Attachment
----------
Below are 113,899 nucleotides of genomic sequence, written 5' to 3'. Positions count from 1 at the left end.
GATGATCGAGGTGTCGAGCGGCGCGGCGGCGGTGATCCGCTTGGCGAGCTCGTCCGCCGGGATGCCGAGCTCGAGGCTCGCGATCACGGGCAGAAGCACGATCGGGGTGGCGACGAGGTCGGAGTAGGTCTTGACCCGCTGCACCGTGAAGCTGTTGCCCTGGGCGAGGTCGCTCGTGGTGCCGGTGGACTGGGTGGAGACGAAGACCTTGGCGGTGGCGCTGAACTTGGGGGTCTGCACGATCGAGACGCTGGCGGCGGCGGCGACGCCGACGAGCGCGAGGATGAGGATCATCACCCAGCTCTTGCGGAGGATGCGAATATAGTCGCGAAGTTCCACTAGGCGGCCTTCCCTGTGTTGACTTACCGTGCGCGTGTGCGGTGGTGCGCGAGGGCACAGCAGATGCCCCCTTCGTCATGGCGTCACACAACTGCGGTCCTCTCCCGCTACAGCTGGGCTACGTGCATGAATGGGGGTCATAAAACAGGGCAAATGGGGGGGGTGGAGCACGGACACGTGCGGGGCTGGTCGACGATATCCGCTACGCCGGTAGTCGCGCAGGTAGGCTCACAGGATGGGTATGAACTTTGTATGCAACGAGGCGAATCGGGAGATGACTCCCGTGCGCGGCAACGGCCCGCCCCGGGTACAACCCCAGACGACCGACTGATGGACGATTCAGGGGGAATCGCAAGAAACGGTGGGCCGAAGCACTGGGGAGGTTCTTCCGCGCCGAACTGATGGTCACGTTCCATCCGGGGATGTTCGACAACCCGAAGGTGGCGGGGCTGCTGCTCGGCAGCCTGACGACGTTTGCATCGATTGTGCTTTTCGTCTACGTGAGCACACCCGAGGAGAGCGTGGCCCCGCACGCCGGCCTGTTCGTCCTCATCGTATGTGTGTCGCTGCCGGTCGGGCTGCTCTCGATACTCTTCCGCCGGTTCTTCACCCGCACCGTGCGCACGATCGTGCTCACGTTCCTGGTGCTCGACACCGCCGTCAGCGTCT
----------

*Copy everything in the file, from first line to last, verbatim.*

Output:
Below are 113,899 nucleotides of genomic sequence, written 5' to 3'. Positions count from 1 at the left end.
GATGATCGAGGTGTCGAGCGGCGCGGCGGCGGTGATCCGCTTGGCGAGCTCGTCCGCCGGGATGCCGAGCTCGAGGCTCGCGATCACGGGCAGAAGCACGATCGGGGTGGCGACGAGGTCGGAGTAGGTCTTGACCCGCTGCACCGTGAAGCTGTTGCCCTGGGCGAGGTCGCTCGTGGTGCCGGTGGACTGGGTGGAGACGAAGACCTTGGCGGTGGCGCTGAACTTGGGGGTCTGCACGATCGAGACGCTGGCGGCGGCGGCGACGCCGACGAGCGCGAGGATGAGGATCATCACCCAGCTCTTGCGGAGGATGCGAATATAGTCGCGAAGTTCCACTAGGCGGCCTTCCCTGTGTTGACTTACCGTGCGCGTGTGCGGTGGTGCGCGAGGGCACAGCAGATGCCCCCTTCGTCATGGCGTCACACAACTGCGGTCCTCTCCCGCTACAGCTGGGCTACGTGCATGAATGGGGGTCATAAAACAGGGCAAATGGGGGGGGTGGAGCACGGACACGTGCGGGGCTGGTCGACGATATCCGCTACGCCGGTAGTCGCGCAGGTAGGCTCACAGGATGGGTATGAACTTTGTATGCAACGAGGCGAATCGGGAGATGACTCCCGTGCGCGGCAACGGCCCGCCCCGGGTACAACCCCAGACGACCGACTGATGGACGATTCAGGGGGAATCGCAAGAAACGGTGGGCCGAAGCACTGGGGAGGTTCTTCCGCGCCGAACTGATGGTCACGTTCCATCCGGGGATGTTCGACAACCCGAAGGTGGCGGGGCTGCTGCTCGGCAGCCTGACGACGTTTGCATCGATTGTGCTTTTCGTCTACGTGAGCACACCCGAGGAGAGCGTGGCCCCGCACGCCGGCCTGTTCGTCCTCATCGTATGTGTGTCGCTGCCGGTCGGGCTGCTCTCGATACTCTTCCGCCGGTTCTTCACCCGCACCGTGCGCACGATCGTGCTCACGTTCCTGGTGCTCGACACCGCCGTCAGCGTCT